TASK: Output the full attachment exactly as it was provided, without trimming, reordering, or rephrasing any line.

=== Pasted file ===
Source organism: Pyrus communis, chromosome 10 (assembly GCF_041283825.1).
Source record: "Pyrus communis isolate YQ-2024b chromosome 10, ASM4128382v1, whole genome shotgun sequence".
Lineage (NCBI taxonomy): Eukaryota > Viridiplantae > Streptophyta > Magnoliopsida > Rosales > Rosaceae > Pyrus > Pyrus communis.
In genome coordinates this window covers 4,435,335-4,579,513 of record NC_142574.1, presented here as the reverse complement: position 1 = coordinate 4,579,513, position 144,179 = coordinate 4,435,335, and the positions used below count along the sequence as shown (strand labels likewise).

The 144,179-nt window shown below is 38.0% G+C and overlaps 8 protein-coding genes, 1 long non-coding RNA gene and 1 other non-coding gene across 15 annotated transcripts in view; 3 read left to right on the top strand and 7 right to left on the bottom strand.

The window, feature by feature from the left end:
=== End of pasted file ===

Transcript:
Source organism: Pyrus communis, chromosome 10 (assembly GCF_041283825.1).
Source record: "Pyrus communis isolate YQ-2024b chromosome 10, ASM4128382v1, whole genome shotgun sequence".
Lineage (NCBI taxonomy): Eukaryota > Viridiplantae > Streptophyta > Magnoliopsida > Rosales > Rosaceae > Pyrus > Pyrus communis.
In genome coordinates this window covers 4,435,335-4,579,513 of record NC_142574.1, presented here as the reverse complement: position 1 = coordinate 4,579,513, position 144,179 = coordinate 4,435,335, and the positions used below count along the sequence as shown (strand labels likewise).

The 144,179-nt window shown below is 38.0% G+C and overlaps 8 protein-coding genes, 1 long non-coding RNA gene and 1 other non-coding gene across 15 annotated transcripts in view; 3 read left to right on the top strand and 7 right to left on the bottom strand.

The window, feature by feature from the left end: